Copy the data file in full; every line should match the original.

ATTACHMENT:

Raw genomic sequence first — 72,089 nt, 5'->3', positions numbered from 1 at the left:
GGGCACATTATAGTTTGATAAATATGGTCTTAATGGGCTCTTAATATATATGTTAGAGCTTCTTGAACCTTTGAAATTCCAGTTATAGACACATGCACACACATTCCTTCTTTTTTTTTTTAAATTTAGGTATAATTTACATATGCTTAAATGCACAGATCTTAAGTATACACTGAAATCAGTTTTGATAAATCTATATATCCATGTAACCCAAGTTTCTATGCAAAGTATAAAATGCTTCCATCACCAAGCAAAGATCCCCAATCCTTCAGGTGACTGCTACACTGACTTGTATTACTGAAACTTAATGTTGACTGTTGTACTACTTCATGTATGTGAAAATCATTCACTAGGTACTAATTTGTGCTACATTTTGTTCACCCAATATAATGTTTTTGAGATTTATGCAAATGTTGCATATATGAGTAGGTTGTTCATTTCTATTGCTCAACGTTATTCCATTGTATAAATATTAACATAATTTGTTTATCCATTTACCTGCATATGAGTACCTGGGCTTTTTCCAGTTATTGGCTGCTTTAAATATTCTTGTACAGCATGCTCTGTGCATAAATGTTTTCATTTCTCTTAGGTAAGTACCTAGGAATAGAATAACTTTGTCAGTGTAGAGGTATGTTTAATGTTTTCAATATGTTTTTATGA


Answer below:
Raw genomic sequence first — 72,089 nt, 5'->3', positions numbered from 1 at the left:
GGGCACATTATAGTTTGATAAATATGGTCTTAATGGGCTCTTAATATATATGTTAGAGCTTCTTGAACCTTTGAAATTCCAGTTATAGACACATGCACACACATTCCTTCTTTTTTTTTTTAAATTTAGGTATAATTTACATATGCTTAAATGCACAGATCTTAAGTATACACTGAAATCAGTTTTGATAAATCTATATATCCATGTAACCCAAGTTTCTATGCAAAGTATAAAATGCTTCCATCACCAAGCAAAGATCCCCAATCCTTCAGGTGACTGCTACACTGACTTGTATTACTGAAACTTAATGTTGACTGTTGTACTACTTCATGTATGTGAAAATCATTCACTAGGTACTAATTTGTGCTACATTTTGTTCACCCAATATAATGTTTTTGAGATTTATGCAAATGTTGCATATATGAGTAGGTTGTTCATTTCTATTGCTCAACGTTATTCCATTGTATAAATATTAACATAATTTGTTTATCCATTTACCTGCATATGAGTACCTGGGCTTTTTCCAGTTATTGGCTGCTTTAAATATTCTTGTACAGCATGCTCTGTGCATAAATGTTTTCATTTCTCTTAGGTAAGTACCTAGGAATAGAATAACTTTGTCAGTGTAGAGGTATGTTTAATGTTTTCAATATGTTTTTATGA